On The Bench 249: John Klein’s Viper Mk II part 2

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I masked off the cockpit and used Rustoleum Painter’s Touch grey primer to prepare the surface for paint. I primed the fuselage and engine exhaust assembly separately to save time making and painting the exhaust later.

I pre-shaded certain areas with Tamiya XF-1 Flat Black and then over coated this with Tamiya XF-2 Gloss White for the fuselage and Model Master Acryl 4676 Jet Exhaust for the engine cans. The fuselage and recessed areas between the engine canes were masked and painted gloss white and Model Master 4677 Flat Aluminum, respectively.

After this had dried thoroughly, I attached the engine exhaust assembly to the fuselage and masked off the areas which would receive the red “go faster” stripes. I painted these on with Tamiya X-7 Gloss Red. The recessed engine panels were masked off and painted with Model Master 4679 Steel, as were the landing gear assemblies. The exposed engine plumbing and wiring were picked out with various metallic paints. Heat staining on exposed parts of the top engine was simulated with Tamiya X-23 Clear Blue and X-24 Clear Yellow, over coated with Tamiya X-19 Smoke. The canopy framework was masked off and painted Flat Aluminum, as well. The model was sprayed with Future in preparation for the decals.




The decals included with this kit are very fragile and must be handled with extreme care. Micor-Sol eats right though them (I lost one stencil decal learning this) but Micro-Set worked just fine. Another problem which many modelers have noticed is that the individual yellow wing insignia decals are printed without a white backing layer. This causes them to be rendered opaque when applied over the red wing stripes. I attempted to work around this problem by cutting the insignia portion out of the red “go faster” stripe decal which is provided as an option on the decal sheet; this was more-or-less satisfactory except that the insignia now has a sort of roundel-like appearance. Only two pilot nameplates and corresponding tail numbers are included on the decal sheet; I printed my own nameplate decal onto clear decal film and then sealed the decal with Krylon Crystal Clear prior to application. The tail number (2042NC) is a hybrid of the two tail numbers included on the decal sheet (2220NC & 7242NC), cut apart and applied in pieces to create a new number. The rest of the decals went on without incident and were sealed-in with another coat of Future.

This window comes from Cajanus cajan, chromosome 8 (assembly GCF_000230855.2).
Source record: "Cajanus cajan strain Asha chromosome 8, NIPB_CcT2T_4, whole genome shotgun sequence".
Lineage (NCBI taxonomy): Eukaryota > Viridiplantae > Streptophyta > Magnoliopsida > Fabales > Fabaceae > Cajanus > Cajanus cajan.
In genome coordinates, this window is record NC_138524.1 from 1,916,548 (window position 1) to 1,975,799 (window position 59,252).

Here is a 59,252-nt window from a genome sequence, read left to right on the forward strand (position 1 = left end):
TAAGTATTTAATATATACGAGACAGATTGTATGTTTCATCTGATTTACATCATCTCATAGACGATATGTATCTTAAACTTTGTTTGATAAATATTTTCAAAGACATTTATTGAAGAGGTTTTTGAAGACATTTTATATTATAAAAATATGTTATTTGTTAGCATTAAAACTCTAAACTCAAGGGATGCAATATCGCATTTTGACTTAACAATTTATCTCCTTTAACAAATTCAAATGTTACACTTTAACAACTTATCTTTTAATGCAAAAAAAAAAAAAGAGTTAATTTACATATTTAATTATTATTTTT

After an overall wash with black oil paint and mineral spirits, I applied various pin washes of burnt sienna and black oils. The insignia decal on the port wing got stuck to the glue residue of the previous, transparent decal and got mangled beyond repair during application. To disguise this, I scribed some scratches and battle damage into the wing’s surface, emphasized the damage with a silver coloured pencil and using pigment powder and airbrushed dark streaks to simulate a “near miss”. Pigment powders were also used on various areas off the fuselage to give a used appearance. I airbrushed light grey streaks leading back from the RCS ports to simulate propellant residue. After the weathering had set, it was sealed in with Liqutex Matte Varnish thinned with Testors Universal Thinner.





This was a very enjoyable kit to build. The instructions are a bit confusing at times and the decals are a bit of an uphill climb but the end result is very satisfying; a highly recommended build for any BSG enthusiast.

See the finished model



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